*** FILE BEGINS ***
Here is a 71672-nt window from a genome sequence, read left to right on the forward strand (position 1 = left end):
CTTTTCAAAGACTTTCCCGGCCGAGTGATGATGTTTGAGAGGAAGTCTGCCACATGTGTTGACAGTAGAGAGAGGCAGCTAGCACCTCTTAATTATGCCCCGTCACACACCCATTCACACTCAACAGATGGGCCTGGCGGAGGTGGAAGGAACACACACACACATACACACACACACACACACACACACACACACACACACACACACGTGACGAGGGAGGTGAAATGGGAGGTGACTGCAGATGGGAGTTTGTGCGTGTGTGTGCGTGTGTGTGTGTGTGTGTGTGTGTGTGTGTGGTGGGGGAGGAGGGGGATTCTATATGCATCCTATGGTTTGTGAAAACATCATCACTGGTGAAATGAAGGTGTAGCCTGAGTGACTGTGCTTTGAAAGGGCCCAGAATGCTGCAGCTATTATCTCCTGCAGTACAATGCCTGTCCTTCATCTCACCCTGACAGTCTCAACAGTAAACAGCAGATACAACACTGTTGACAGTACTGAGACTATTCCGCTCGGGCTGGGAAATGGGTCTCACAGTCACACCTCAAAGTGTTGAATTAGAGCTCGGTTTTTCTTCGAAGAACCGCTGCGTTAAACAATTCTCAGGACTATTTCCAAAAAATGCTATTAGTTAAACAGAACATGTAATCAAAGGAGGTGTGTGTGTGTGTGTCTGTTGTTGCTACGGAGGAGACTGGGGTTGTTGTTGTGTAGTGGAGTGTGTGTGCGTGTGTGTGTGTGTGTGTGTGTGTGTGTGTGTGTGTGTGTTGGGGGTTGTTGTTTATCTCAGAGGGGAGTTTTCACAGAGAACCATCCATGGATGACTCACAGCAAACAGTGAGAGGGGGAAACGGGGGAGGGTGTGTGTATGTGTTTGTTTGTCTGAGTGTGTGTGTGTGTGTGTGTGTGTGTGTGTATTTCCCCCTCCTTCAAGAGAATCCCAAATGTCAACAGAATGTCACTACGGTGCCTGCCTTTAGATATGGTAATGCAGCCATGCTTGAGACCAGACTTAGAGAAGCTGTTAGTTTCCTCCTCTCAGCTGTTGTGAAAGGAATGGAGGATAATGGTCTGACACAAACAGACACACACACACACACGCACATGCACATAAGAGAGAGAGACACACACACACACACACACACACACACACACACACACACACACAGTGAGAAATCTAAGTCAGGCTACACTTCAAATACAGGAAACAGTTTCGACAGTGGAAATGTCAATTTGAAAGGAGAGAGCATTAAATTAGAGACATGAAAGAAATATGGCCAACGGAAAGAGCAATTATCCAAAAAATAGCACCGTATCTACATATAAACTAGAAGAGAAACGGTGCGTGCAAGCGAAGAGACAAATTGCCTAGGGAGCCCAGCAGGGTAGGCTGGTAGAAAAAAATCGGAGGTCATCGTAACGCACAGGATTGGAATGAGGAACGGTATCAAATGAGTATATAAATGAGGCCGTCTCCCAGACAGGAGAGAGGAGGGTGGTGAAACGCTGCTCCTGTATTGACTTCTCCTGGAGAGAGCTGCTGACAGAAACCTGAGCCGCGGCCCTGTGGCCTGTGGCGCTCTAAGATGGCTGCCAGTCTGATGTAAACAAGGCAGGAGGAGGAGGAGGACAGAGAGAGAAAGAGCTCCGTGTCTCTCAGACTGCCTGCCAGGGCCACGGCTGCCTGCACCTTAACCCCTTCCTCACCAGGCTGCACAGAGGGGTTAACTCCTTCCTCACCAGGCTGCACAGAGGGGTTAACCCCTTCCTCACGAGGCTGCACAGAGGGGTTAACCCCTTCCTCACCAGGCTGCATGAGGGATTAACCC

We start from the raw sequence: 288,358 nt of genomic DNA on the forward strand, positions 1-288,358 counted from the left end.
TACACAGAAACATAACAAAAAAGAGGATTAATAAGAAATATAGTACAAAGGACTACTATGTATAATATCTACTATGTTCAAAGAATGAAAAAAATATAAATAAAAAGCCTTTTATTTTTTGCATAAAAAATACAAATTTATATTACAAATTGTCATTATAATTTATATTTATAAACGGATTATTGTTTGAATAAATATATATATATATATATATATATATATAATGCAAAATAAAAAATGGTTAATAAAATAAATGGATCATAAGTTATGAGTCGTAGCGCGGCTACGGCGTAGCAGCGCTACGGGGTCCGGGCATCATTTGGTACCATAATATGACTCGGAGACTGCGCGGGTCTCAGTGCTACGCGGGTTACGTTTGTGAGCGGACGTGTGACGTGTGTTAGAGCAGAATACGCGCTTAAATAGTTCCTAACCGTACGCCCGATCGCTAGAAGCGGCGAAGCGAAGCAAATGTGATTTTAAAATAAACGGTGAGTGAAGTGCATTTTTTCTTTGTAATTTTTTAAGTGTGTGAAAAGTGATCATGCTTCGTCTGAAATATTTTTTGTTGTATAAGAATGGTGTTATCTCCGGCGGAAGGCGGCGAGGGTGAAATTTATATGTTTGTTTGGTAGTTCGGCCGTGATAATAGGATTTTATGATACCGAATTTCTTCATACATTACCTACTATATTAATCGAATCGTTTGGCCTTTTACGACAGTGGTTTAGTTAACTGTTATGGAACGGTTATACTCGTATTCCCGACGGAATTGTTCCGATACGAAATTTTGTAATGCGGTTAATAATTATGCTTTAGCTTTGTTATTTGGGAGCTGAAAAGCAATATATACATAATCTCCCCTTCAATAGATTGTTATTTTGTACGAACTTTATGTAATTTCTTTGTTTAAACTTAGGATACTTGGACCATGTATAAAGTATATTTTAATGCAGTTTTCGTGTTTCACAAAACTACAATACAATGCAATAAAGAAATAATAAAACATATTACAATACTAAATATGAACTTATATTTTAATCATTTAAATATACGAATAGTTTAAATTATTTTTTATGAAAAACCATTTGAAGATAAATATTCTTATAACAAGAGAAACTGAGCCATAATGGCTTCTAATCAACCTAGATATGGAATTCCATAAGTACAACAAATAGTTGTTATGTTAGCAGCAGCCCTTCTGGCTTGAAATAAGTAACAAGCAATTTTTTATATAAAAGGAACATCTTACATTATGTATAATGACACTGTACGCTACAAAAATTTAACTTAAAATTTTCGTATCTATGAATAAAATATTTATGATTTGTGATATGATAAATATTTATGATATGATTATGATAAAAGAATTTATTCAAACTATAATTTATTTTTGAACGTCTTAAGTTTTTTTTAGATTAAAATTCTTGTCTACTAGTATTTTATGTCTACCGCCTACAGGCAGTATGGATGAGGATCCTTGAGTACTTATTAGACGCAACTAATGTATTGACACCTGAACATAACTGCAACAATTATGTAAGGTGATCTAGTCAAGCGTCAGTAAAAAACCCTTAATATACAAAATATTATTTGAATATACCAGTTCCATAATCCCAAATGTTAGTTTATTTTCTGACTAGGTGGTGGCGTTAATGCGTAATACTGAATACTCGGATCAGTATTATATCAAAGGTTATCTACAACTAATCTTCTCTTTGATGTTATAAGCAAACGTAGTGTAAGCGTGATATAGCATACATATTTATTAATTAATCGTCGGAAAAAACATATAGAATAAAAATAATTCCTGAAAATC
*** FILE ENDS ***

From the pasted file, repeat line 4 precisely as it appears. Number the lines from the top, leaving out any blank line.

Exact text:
TACACAGAAACATAACAAAAAAGAGGATTAATAAGAAATATAGTACAAAGGACTACTATGTATAATATCTACTATGTTCAAAGAATGAAAAAAATATAAATAAAAAGCCTTTTATTTTTTGCATAAAAAATACAAATTTATATTACAAATTGTCATTATAATTTATATTTATAAACGGATTATTGTTTGAATAAATATATATATATATATATATATATATATAATGCAAAATAAAAAATGGTTAATAAAATAAATGGATCATAAGTTATGAGTCGTAGCGCGGCTACGGCGTAGCAGCGCTACGGGGTCCGGGCATCATTTGGTACCATAATATGACTCGGAGACTGCGCGGGTCTCAGTGCTACGCGGGTTACGTTTGTGAGCGGACGTGTGACGTGTGTTAGAGCAGAATACGCGCTTAAATAGTTCCTAACCGTACGCCCGATCGCTAGAAGCGGCGAAGCGAAGCAAATGTGATTTTAAAATAAACGGTGAGTGAAGTGCATTTTTTCTTTGTAATTTTTTAAGTGTGTGAAAAGTGATCATGCTTCGTCTGAAATATTTTTTGTTGTATAAGAATGGTGTTATCTCCGGCGGAAGGCGGCGAGGGTGAAATTTATATGTTTGTTTGGTAGTTCGGCCGTGATAATAGGATTTTATGATACCGAATTTCTTCATACATTACCTACTATATTAATCGAATCGTTTGGCCTTTTACGACAGTGGTTTAGTTAACTGTTATGGAACGGTTATACTCGTATTCCCGACGGAATTGTTCCGATACGAAATTTTGTAATGCGGTTAATAATTATGCTTTAGCTTTGTTATTTGGGAGCTGAAAAGCAATATATACATAATCTCCCCTTCAATAGATTGTTATTTTGTACGAACTTTATGTAATTTCTTTGTTTAAACTTAGGATACTTGGACCATGTATAAAGTATATTTTAATGCAGTTTTCGTGTTTCACAAAACTACAATACAATGCAATAAAGAAATAATAAAACATATTACAATACTAAATATGAACTTATATTTTAATCATTTAAATATACGAATAGTTTAAATTATTTTTTATGAAAAACCATTTGAAGATAAATATTCTTATAACAAGAGAAACTGAGCCATAATGGCTTCTAATCAACCTAGATATGGAATTCCATAAGTACAACAAATAGTTGTTATGTTAGCAGCAGCCCTTCTGGCTTGAAATAAGTAACAAGCAATTTTTTATATAAAAGGAACATCTTACATTATGTATAATGACACTGTACGCTACAAAAATTTAACTTAAAATTTTCGTATCTATGAATAAAATATTTATGATTTGTGATATGATAAATATTTATGATATGATTATGATAAAAGAATTTATTCAAACTATAATTTATTTTTGAACGTCTTAAGTTTTTTTTAGATTAAAATTCTTGTCTACTAGTATTTTATGTCTACCGCCTACAGGCAGTATGGATGAGGATCCTTGAGTACTTATTAGACGCAACTAATGTATTGACACCTGAACATAACTGCAACAATTATGTAAGGTGATCTAGTCAAGCGTCAGTAAAAAACCCTTAATATACAAAATATTATTTGAATATACCAGTTCCATAATCCCAAATGTTAGTTTATTTTCTGACTAGGTGGTGGCGTTAATGCGTAATACTGAATACTCGGATCAGTATTATATCAAAGGTTATCTACAACTAATCTTCTCTTTGATGTTATAAGCAAACGTAGTGTAAGCGTGATATAGCATACATATTTATTAATTAATCGTCGGAAAAAACATATAGAATAAAAATAATTCCTGAAAATC